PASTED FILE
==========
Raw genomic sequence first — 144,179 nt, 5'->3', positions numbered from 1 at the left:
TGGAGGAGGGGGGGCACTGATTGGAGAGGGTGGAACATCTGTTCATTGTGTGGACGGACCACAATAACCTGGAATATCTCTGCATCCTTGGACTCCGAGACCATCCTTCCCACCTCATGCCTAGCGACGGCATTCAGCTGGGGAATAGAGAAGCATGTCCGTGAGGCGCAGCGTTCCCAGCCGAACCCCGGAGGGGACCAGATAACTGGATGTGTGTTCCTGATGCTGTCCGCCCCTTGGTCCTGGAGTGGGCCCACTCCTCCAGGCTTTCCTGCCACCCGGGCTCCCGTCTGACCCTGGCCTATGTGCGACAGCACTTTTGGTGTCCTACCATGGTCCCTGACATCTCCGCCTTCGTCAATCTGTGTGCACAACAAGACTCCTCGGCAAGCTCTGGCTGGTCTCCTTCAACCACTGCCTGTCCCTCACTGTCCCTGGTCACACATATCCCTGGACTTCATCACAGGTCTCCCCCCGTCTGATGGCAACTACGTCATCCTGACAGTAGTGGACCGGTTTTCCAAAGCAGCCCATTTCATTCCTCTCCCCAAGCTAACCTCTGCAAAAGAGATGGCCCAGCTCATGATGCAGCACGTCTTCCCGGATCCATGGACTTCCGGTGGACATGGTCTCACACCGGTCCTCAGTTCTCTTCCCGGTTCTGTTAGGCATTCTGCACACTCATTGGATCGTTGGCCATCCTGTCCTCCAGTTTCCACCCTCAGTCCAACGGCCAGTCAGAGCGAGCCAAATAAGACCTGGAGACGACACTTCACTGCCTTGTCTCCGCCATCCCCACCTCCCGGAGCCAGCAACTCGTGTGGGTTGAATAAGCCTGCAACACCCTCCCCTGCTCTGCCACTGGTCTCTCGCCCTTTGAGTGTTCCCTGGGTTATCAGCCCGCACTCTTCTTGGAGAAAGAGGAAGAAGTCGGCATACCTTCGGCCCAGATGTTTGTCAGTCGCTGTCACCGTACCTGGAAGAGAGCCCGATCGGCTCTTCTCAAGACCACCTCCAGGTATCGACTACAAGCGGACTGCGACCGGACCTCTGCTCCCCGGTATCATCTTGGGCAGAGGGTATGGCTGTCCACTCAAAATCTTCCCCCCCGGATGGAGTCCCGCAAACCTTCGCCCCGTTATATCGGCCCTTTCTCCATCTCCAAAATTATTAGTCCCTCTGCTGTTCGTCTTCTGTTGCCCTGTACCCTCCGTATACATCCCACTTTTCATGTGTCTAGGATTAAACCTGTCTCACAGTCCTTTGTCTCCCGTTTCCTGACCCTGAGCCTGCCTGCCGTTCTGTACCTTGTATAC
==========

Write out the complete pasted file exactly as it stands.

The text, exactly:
Raw genomic sequence first — 144,179 nt, 5'->3', positions numbered from 1 at the left:
TGGAGGAGGGGGGGCACTGATTGGAGAGGGTGGAACATCTGTTCATTGTGTGGACGGACCACAATAACCTGGAATATCTCTGCATCCTTGGACTCCGAGACCATCCTTCCCACCTCATGCCTAGCGACGGCATTCAGCTGGGGAATAGAGAAGCATGTCCGTGAGGCGCAGCGTTCCCAGCCGAACCCCGGAGGGGACCAGATAACTGGATGTGTGTTCCTGATGCTGTCCGCCCCTTGGTCCTGGAGTGGGCCCACTCCTCCAGGCTTTCCTGCCACCCGGGCTCCCGTCTGACCCTGGCCTATGTGCGACAGCACTTTTGGTGTCCTACCATGGTCCCTGACATCTCCGCCTTCGTCAATCTGTGTGCACAACAAGACTCCTCGGCAAGCTCTGGCTGGTCTCCTTCAACCACTGCCTGTCCCTCACTGTCCCTGGTCACACATATCCCTGGACTTCATCACAGGTCTCCCCCCGTCTGATGGCAACTACGTCATCCTGACAGTAGTGGACCGGTTTTCCAAAGCAGCCCATTTCATTCCTCTCCCCAAGCTAACCTCTGCAAAAGAGATGGCCCAGCTCATGATGCAGCACGTCTTCCCGGATCCATGGACTTCCGGTGGACATGGTCTCACACCGGTCCTCAGTTCTCTTCCCGGTTCTGTTAGGCATTCTGCACACTCATTGGATCGTTGGCCATCCTGTCCTCCAGTTTCCACCCTCAGTCCAACGGCCAGTCAGAGCGAGCCAAATAAGACCTGGAGACGACACTTCACTGCCTTGTCTCCGCCATCCCCACCTCCCGGAGCCAGCAACTCGTGTGGGTTGAATAAGCCTGCAACACCCTCCCCTGCTCTGCCACTGGTCTCTCGCCCTTTGAGTGTTCCCTGGGTTATCAGCCCGCACTCTTCTTGGAGAAAGAGGAAGAAGTCGGCATACCTTCGGCCCAGATGTTTGTCAGTCGCTGTCACCGTACCTGGAAGAGAGCCCGATCGGCTCTTCTCAAGACCACCTCCAGGTATCGACTACAAGCGGACTGCGACCGGACCTCTGCTCCCCGGTATCATCTTGGGCAGAGGGTATGGCTGTCCACTCAAAATCTTCCCCCCCGGATGGAGTCCCGCAAACCTTCGCCCCGTTATATCGGCCCTTTCTCCATCTCCAAAATTATTAGTCCCTCTGCTGTTCGTCTTCTGTTGCCCTGTACCCTCCGTATACATCCCACTTTTCATGTGTCTAGGATTAAACCTGTCTCACAGTCCTTTGTCTCCCGTTTCCTGACCCTGAGCCTGCCTGCCGTTCTGTACCTTGTATAC